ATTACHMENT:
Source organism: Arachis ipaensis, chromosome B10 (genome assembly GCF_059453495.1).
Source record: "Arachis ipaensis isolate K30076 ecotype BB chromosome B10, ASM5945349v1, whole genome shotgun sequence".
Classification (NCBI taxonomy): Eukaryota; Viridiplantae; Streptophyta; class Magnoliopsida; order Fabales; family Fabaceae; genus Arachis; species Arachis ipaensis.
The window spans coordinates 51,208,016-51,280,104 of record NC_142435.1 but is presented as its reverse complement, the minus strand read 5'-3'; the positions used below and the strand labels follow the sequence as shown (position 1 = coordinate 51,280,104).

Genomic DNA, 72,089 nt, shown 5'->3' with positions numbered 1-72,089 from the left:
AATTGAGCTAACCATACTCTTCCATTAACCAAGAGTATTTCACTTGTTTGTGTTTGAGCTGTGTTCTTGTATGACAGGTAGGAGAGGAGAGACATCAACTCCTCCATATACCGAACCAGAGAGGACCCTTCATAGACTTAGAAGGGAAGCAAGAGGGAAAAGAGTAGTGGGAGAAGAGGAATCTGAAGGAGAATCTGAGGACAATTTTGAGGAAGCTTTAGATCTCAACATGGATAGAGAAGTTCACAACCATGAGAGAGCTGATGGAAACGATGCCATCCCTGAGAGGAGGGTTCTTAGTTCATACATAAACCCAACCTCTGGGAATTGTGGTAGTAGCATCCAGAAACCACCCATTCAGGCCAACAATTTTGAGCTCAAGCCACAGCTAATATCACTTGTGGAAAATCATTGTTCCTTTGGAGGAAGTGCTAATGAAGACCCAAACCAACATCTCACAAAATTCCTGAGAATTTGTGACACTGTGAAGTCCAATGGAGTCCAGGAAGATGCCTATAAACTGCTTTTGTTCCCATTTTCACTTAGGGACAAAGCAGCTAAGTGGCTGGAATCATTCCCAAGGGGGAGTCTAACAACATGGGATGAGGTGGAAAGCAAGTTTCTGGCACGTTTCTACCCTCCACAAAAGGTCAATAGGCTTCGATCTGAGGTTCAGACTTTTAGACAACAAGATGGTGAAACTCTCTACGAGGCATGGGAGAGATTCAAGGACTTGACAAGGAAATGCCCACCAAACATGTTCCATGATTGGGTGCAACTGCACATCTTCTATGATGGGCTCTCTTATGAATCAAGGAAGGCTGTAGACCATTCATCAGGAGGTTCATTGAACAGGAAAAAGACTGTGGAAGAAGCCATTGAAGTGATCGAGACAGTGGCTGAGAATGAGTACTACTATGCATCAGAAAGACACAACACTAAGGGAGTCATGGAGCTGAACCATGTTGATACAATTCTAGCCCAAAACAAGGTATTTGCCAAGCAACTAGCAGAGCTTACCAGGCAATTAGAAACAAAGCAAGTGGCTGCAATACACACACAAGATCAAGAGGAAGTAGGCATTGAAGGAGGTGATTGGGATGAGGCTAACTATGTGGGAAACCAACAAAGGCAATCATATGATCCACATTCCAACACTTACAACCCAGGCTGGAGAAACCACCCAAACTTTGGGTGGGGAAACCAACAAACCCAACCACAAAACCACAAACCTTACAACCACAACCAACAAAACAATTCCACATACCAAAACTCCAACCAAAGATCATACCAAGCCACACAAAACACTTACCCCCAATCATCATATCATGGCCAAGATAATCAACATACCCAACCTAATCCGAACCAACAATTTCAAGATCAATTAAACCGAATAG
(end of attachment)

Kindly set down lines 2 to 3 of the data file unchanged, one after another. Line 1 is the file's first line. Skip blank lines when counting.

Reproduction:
Source record: "Arachis ipaensis isolate K30076 ecotype BB chromosome B10, ASM5945349v1, whole genome shotgun sequence".
Classification (NCBI taxonomy): Eukaryota; Viridiplantae; Streptophyta; class Magnoliopsida; order Fabales; family Fabaceae; genus Arachis; species Arachis ipaensis.